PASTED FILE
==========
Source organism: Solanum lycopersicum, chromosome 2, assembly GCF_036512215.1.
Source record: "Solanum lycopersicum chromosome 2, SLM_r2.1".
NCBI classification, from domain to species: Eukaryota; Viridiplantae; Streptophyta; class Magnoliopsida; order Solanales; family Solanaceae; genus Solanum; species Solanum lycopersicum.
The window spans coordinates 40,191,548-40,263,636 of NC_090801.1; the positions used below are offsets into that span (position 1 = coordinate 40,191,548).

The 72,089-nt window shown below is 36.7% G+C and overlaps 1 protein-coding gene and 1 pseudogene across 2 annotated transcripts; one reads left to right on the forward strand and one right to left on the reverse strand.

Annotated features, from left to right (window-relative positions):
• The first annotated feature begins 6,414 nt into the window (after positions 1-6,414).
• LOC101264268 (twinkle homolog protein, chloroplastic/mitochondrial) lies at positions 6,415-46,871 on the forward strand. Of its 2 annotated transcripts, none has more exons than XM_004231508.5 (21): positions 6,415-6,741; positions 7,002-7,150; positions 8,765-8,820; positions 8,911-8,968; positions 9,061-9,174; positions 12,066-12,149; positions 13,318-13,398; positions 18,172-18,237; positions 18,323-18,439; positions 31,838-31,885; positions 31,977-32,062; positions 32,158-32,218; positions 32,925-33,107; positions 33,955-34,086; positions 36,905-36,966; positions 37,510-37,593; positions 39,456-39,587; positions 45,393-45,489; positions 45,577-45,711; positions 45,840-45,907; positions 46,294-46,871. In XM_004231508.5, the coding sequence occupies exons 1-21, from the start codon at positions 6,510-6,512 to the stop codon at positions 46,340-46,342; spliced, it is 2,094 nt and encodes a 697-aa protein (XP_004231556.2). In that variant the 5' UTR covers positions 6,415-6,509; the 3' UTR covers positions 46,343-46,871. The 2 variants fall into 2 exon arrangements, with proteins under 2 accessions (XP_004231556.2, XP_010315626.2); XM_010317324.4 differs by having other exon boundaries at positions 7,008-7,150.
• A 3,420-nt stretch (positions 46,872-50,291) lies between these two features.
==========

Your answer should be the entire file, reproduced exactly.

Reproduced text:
Source organism: Solanum lycopersicum, chromosome 2, assembly GCF_036512215.1.
Source record: "Solanum lycopersicum chromosome 2, SLM_r2.1".
NCBI classification, from domain to species: Eukaryota; Viridiplantae; Streptophyta; class Magnoliopsida; order Solanales; family Solanaceae; genus Solanum; species Solanum lycopersicum.
The window spans coordinates 40,191,548-40,263,636 of NC_090801.1; the positions used below are offsets into that span (position 1 = coordinate 40,191,548).

The 72,089-nt window shown below is 36.7% G+C and overlaps 1 protein-coding gene and 1 pseudogene across 2 annotated transcripts; one reads left to right on the forward strand and one right to left on the reverse strand.

Annotated features, from left to right (window-relative positions):
• The first annotated feature begins 6,414 nt into the window (after positions 1-6,414).
• LOC101264268 (twinkle homolog protein, chloroplastic/mitochondrial) lies at positions 6,415-46,871 on the forward strand. Of its 2 annotated transcripts, none has more exons than XM_004231508.5 (21): positions 6,415-6,741; positions 7,002-7,150; positions 8,765-8,820; positions 8,911-8,968; positions 9,061-9,174; positions 12,066-12,149; positions 13,318-13,398; positions 18,172-18,237; positions 18,323-18,439; positions 31,838-31,885; positions 31,977-32,062; positions 32,158-32,218; positions 32,925-33,107; positions 33,955-34,086; positions 36,905-36,966; positions 37,510-37,593; positions 39,456-39,587; positions 45,393-45,489; positions 45,577-45,711; positions 45,840-45,907; positions 46,294-46,871. In XM_004231508.5, the coding sequence occupies exons 1-21, from the start codon at positions 6,510-6,512 to the stop codon at positions 46,340-46,342; spliced, it is 2,094 nt and encodes a 697-aa protein (XP_004231556.2). In that variant the 5' UTR covers positions 6,415-6,509; the 3' UTR covers positions 46,343-46,871. The 2 variants fall into 2 exon arrangements, with proteins under 2 accessions (XP_004231556.2, XP_010315626.2); XM_010317324.4 differs by having other exon boundaries at positions 7,008-7,150.
• A 3,420-nt stretch (positions 46,872-50,291) lies between these two features.